The Surface’s End By David Joel Stevenson

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Two cultures, once united, now live only miles apart, but worlds away from each other. This is the arresting premise of the standout novel The Surface’s End. The author has produced a masterpiece of dystopian fiction about young love and forbidden knowledge.

One set of people lives on the surface of the earth. The other lives well below ground — the result of a long-ago war that left the planet decimated in some areas.

Seventeen-year-old Jonah Whitfield has heard it all his young life: “Never go near The Deathlands.” But one day his hunting takes him out of the lush valley where he and his family live and into The Deathlands, where he discovers a portal leading to the civilization far beneath the scorched, cracked earth.

In its pristine service corridors he glimpses — through a crack in the walls — a beautiful young girl about his age. And that glimpse sends into motion a whole train of fantastic events that puts both Jonah and the girl — Talitha — in grave danger.

Talitha’s family — indeed, the entire underground population — has been told for hundreds of years that the surface is uninhabitable — scorched and ruined by a terrible war ages before. “The Facility”, as they call the underground domain, has been set up and maintained to anticipate their every need.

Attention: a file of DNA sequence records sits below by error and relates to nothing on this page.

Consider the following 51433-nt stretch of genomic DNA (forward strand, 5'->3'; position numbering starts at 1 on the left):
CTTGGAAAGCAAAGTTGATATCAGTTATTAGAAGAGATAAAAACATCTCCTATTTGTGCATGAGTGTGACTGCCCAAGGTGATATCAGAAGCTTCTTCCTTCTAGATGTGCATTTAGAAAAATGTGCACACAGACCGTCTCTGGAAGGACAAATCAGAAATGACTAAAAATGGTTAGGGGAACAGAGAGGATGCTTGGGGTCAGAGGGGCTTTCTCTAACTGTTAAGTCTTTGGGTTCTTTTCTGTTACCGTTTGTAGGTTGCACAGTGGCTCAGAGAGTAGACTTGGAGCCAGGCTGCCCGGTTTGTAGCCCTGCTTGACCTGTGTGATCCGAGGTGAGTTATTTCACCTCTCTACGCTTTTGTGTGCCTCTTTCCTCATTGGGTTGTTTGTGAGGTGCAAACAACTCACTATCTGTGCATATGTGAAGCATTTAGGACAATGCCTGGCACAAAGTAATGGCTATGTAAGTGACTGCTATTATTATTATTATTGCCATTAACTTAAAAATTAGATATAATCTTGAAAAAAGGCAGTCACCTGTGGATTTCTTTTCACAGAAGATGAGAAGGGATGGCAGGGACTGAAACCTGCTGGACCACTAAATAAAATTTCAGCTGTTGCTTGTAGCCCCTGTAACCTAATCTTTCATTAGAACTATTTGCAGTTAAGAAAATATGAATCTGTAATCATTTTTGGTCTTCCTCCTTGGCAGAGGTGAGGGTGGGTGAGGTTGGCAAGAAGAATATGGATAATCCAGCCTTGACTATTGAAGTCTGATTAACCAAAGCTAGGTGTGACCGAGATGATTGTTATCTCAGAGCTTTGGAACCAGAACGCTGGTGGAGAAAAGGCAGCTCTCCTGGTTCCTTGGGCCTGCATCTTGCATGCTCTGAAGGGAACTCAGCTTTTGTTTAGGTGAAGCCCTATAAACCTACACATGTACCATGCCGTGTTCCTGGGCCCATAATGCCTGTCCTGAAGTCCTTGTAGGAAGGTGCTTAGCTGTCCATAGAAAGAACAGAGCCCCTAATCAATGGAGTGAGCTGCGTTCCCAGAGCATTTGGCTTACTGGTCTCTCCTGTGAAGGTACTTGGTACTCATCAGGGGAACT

But Talitha has always wanted to feel actual wind on her young face, and to gaze into a true star-filled sky — not the one reproduced electronically on her ceiling each night. Then, Jonah arrives in her bedroom and suddenly the possibilities that she has only dreamed of turn out to be real.

The authorities of The Facility are furious, and Jonah and Talitha must make some hard choices about their future. Will they escape to the surface and live happily in Jonah’s settlement? Or will the self-sufficient, self-serving society keep them prisoner — or worse?

This book literally turns a new page on an old YA genre, and does so with excellent writing, flawless editing, and characters you’ll come to care about deeply.

Five stars to The Surface’s End. You’ll read it in one sitting and become anxious for the film to be released.

Amazon Link

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